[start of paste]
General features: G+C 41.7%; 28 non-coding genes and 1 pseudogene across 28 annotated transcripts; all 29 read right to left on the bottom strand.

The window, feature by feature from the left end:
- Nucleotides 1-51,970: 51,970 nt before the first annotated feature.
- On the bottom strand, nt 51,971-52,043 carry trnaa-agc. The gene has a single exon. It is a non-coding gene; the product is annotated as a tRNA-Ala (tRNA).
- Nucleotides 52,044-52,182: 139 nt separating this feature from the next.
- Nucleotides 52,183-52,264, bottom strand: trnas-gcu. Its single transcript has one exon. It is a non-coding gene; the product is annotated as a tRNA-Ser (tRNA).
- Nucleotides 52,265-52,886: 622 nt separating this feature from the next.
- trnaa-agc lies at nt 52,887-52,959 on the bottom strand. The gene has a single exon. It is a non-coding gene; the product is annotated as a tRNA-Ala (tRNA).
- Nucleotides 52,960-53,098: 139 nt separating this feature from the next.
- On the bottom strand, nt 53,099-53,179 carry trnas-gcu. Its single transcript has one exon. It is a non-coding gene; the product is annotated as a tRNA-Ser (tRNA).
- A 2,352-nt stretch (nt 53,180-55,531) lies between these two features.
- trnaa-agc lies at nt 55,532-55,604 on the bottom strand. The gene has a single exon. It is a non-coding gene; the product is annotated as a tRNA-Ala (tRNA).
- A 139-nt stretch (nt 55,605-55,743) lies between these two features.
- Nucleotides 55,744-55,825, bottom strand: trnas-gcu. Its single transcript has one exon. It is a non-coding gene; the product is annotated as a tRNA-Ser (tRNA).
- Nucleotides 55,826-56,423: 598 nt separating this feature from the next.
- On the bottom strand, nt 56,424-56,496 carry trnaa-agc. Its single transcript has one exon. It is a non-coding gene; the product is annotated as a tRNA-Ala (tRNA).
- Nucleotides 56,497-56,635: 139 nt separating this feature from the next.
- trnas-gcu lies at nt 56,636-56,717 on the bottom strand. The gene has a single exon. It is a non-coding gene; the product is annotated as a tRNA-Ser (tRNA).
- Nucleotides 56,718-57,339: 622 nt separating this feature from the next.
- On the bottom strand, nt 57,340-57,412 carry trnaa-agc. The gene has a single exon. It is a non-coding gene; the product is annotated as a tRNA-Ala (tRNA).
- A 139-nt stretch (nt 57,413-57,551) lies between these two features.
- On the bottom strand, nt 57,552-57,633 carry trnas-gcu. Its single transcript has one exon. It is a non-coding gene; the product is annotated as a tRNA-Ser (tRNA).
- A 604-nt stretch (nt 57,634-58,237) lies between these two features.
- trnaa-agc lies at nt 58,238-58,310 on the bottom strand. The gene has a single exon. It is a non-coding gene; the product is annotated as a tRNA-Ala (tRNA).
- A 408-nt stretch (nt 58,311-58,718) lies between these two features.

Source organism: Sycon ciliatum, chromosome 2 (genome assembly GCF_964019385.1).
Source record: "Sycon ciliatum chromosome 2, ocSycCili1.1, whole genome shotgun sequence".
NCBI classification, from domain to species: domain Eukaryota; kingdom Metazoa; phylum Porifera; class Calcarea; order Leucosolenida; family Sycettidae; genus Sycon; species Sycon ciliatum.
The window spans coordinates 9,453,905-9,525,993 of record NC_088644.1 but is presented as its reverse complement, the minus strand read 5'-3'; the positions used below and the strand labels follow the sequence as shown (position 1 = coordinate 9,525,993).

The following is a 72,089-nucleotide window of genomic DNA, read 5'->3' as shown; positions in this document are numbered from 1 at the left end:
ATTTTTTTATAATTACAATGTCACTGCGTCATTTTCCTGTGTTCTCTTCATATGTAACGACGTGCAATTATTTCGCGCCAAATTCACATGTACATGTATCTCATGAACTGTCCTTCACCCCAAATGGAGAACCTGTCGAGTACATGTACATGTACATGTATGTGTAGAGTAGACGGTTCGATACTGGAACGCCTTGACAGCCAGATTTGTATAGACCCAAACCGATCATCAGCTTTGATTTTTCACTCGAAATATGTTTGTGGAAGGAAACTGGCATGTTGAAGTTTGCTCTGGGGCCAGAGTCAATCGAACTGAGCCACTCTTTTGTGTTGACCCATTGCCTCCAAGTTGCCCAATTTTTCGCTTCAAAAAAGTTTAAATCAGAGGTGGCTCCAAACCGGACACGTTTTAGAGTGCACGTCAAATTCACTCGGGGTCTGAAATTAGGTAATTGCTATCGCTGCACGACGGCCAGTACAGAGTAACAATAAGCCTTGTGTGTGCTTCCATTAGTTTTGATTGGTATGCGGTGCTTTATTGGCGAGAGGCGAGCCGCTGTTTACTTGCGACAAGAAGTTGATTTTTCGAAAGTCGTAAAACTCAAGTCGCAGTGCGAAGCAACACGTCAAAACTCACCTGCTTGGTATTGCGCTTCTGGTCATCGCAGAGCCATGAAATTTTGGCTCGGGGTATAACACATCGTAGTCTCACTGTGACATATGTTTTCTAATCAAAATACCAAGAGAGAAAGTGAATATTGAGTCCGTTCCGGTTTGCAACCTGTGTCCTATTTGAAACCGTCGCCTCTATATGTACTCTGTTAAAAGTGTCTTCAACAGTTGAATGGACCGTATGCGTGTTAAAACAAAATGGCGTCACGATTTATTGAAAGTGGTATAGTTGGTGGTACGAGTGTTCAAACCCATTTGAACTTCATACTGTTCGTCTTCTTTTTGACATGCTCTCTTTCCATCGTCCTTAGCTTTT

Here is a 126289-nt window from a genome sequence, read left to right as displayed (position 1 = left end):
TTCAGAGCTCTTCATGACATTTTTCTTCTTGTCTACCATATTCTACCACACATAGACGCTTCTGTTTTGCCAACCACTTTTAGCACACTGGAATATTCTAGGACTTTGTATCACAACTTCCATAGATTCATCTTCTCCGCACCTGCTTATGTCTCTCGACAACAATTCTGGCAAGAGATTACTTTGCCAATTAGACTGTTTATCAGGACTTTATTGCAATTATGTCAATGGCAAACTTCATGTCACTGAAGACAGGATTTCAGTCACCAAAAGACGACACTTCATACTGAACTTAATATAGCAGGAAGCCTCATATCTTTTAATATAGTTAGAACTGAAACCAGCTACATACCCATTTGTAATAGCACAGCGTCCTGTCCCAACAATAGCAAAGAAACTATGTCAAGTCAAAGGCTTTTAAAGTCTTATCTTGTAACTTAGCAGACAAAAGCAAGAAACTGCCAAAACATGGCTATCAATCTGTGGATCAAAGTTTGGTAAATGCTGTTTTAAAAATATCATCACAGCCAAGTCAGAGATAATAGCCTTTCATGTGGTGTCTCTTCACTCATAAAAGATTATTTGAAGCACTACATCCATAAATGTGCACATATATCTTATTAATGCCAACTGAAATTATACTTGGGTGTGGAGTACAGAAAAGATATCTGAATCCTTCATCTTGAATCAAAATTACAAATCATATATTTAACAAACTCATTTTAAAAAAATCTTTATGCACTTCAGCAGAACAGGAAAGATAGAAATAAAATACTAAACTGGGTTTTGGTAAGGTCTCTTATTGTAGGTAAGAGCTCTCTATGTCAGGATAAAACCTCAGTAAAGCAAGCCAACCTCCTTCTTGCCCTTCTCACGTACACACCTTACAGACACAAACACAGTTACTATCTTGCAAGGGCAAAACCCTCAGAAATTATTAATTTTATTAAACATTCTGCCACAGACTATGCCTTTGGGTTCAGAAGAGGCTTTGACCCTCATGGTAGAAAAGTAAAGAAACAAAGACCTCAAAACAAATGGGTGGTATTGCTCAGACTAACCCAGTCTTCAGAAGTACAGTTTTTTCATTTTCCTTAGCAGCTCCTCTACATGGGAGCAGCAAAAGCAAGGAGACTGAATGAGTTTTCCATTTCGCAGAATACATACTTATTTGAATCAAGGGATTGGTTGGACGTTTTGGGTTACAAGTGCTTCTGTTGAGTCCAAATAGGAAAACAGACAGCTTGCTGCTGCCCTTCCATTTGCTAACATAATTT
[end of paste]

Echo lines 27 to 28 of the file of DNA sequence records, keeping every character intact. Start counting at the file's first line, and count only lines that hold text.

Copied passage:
Source record: "Sycon ciliatum chromosome 2, ocSycCili1.1, whole genome shotgun sequence".
NCBI classification, from domain to species: domain Eukaryota; kingdom Metazoa; phylum Porifera; class Calcarea; order Leucosolenida; family Sycettidae; genus Sycon; species Sycon ciliatum.